The nice thing about Christmas is that every family has their own tradition. Some families bring everyone together and see who can get the drunkest by midnight. Other families keep it nice and small and just have dinner with a handful of people. Some people go celebrate Christmas in a warmer country, others go celebrate in a Scandinavian country, right underneath the Polar light.
While there’s a lot of differences in how individual families celebrate that jolly good time of the year, there’s also a huge difference in how cultures experience and celebrate Christmas. Let’s take a look at some of the weirdest Christmas traditions around the world so you know where to celebrate Christmas next year. Or where not to.
Christmas Log (Catalonia)
The Catalan part of Spain has a Christmas log tradition, where they literally create a Christmas character out of a small log. They put it up 14 days before Christmas and feed it nuts, fruits and sweets every day. Once Christmas Eve arrives, they beat the living shit out of that log with sticks and force it to excrete the treats. They also sing songs while doing it. You thought I was overreacting when I said “beat the shit out of”, didn’t you?
In Caracas, Venezuela’s capital, tradition is to go to early-morning Christmas mass on roller skates. Why? Nobody has a clue, it’s just how they roll. Literally. They even go so far as to clear the roads so people can just roller skate up to church.
In perhaps the least weird but the creepiest tradition, Consoda, Portugese families will place extra plates at Christmas dinner for the family members that have deceased. The practice is claimed to provide good fortune to the household, and a really awkward conversation when you introduce your new boyfriend to grandma’s plate.
What, a weird list and you didn’t expect Japan to show up? Although virtually no Japanese people are Christian (either in name or religion), they celebrate Christmas in great numbers. But it’s slightly different. Santa Claus is named “Santa Kurohsu” and has eyes in the back of his head to keep an eye on naughty children. I’m scared to look, but I’m 80% sure it’s probably already been turned into an anime series.
Christmas Sauna (Estonia)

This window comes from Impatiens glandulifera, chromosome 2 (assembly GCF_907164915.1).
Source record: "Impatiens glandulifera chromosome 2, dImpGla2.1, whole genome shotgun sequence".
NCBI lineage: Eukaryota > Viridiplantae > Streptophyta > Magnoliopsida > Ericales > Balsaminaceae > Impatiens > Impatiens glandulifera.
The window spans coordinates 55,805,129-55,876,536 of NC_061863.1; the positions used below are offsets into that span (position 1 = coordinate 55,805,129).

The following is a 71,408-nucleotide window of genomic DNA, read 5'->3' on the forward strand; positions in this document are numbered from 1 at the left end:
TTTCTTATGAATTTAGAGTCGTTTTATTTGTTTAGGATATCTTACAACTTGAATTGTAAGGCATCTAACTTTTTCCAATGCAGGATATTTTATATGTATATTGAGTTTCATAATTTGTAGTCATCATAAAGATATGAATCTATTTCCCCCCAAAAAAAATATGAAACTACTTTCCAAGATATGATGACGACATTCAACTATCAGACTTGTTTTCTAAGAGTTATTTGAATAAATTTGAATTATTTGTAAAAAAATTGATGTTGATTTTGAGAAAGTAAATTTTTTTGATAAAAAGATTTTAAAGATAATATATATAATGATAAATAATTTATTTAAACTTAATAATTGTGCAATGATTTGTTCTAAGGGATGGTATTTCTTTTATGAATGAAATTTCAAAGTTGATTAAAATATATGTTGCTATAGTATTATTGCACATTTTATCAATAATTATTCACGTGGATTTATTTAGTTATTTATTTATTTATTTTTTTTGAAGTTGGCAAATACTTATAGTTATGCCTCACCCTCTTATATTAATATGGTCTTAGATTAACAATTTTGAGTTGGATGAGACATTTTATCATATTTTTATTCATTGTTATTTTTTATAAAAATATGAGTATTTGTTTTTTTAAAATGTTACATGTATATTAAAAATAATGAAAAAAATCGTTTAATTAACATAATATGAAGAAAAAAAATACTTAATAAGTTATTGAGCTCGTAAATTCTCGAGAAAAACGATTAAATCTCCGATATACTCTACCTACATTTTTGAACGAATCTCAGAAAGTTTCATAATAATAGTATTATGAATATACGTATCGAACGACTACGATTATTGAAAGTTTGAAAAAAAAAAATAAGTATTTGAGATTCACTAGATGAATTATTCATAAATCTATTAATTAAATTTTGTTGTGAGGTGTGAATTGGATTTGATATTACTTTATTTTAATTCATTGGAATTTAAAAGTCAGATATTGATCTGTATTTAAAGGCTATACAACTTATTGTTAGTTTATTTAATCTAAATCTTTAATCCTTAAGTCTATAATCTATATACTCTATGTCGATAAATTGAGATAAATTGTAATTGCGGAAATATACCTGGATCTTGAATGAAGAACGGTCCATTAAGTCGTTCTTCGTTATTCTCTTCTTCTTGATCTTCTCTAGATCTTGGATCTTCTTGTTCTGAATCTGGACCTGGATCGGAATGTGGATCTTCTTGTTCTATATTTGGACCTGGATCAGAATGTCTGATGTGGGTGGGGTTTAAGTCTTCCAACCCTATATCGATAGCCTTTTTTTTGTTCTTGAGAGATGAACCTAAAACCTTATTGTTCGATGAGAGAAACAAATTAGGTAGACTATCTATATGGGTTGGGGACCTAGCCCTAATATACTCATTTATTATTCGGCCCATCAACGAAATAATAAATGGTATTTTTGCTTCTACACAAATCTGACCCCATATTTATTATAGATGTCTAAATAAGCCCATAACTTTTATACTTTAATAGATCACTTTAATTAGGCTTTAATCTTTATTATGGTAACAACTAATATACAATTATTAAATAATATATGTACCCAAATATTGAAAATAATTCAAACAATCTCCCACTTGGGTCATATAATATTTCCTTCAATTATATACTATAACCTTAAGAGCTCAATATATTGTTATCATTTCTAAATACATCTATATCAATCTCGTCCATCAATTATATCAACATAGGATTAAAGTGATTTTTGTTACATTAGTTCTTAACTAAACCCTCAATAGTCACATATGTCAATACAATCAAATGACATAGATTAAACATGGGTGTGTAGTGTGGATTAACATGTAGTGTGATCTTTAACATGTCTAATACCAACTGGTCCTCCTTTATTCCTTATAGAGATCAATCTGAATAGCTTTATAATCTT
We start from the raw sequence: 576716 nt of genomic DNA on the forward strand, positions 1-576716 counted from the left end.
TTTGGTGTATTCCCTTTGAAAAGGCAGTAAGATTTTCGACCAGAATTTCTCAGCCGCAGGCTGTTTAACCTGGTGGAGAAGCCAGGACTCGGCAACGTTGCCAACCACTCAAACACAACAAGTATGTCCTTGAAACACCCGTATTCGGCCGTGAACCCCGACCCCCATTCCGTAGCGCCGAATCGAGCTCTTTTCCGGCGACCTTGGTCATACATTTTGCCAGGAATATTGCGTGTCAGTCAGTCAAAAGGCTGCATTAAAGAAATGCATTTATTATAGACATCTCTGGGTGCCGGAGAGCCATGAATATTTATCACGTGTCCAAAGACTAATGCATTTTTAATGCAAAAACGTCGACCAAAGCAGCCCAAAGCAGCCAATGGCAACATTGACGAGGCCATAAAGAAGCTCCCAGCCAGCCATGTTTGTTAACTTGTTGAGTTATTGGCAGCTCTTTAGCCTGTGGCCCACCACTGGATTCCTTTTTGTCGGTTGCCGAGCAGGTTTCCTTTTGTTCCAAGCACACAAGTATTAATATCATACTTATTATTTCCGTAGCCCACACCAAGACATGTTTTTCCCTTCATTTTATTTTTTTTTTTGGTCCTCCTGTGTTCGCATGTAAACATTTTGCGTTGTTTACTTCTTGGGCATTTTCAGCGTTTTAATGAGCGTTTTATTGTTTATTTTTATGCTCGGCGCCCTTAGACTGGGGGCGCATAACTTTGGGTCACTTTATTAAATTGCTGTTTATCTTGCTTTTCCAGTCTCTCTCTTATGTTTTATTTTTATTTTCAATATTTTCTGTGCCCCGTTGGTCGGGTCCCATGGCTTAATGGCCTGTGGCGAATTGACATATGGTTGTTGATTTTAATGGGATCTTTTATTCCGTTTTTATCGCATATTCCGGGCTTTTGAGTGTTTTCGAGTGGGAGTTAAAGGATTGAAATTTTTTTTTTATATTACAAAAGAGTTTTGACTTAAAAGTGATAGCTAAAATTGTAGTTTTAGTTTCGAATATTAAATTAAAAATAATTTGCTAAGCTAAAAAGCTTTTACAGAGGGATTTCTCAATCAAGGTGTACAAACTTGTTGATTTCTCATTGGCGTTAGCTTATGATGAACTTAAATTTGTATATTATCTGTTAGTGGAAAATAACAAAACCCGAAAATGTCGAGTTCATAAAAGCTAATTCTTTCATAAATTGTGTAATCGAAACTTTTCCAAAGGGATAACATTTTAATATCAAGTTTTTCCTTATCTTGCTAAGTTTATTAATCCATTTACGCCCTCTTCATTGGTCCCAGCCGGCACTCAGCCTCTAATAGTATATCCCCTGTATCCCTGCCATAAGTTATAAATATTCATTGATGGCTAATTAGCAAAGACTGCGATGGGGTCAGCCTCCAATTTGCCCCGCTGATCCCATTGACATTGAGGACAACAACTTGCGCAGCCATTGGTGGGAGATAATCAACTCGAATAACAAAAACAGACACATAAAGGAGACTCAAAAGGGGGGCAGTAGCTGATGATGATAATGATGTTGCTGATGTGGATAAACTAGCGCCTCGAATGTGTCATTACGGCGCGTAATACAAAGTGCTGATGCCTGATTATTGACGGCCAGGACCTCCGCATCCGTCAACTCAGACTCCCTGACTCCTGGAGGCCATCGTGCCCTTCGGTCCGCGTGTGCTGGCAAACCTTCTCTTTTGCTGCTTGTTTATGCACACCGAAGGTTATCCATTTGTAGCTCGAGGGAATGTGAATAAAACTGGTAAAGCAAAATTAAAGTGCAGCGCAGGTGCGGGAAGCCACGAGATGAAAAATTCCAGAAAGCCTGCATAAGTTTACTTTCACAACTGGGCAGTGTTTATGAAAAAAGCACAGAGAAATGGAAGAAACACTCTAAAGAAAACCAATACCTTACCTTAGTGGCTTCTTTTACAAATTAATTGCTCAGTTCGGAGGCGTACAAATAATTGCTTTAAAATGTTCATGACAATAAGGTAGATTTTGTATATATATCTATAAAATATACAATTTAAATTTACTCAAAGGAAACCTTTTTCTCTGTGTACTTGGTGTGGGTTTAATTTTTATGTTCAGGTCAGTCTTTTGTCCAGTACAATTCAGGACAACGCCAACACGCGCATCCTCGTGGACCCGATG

Estonian families will usually take a nice sauna on Christmas Eve. Now this is a tradition I can 100% get behind.
Mari Lwyd (Wales)
In this random tradition that adds nothing to the Christmas spirit whatsoever, certain rural areas in Wales will pick a random villager to perform the ritual of Mari Lwyd. They walk around with a horse skull on a pole and the other villagers sing traditional songs. White sheets cover the pole and the person holding it, and sometimes they go the extra mile and spring-load the horse skull so it can be used to snap at people. Because why not.
Christmas Dive (Britain, Ireland, France)
Because what’s a better way to celebrate Jesus’ birth on the wrong date than to take a dive into a freezing pool of water? What’s that you say? Everything? Well, the people in London, Ireland and Nice will disagree with you. They dive the fuck out of that freezing pool of water.
Black Pete (Belgium, Netherlands)
One that’s caused quite a bit of controversy among the local population in recent years, Black Pete or Zwarte Piet is part of the Sinterklaas celebration in early December. While Sinterklaas is pretty much a literal translation for Santa Claus, he’s actually named after Saint Nicholas. Santa Claus is translated as “Christmas Man” to avoid overlap. Because why only celebrate once when you can do it twice? Anyway, Black Pete is Sinterklaas’ servant (we don’t say slave anymore). The story says it’s a white person that has a black face from crawling through all the chimneys to bring the presents to the kids. Which means it’s a white person in blackface. Yeah. Also, they dress Santa-but-not-Santa up like a priest.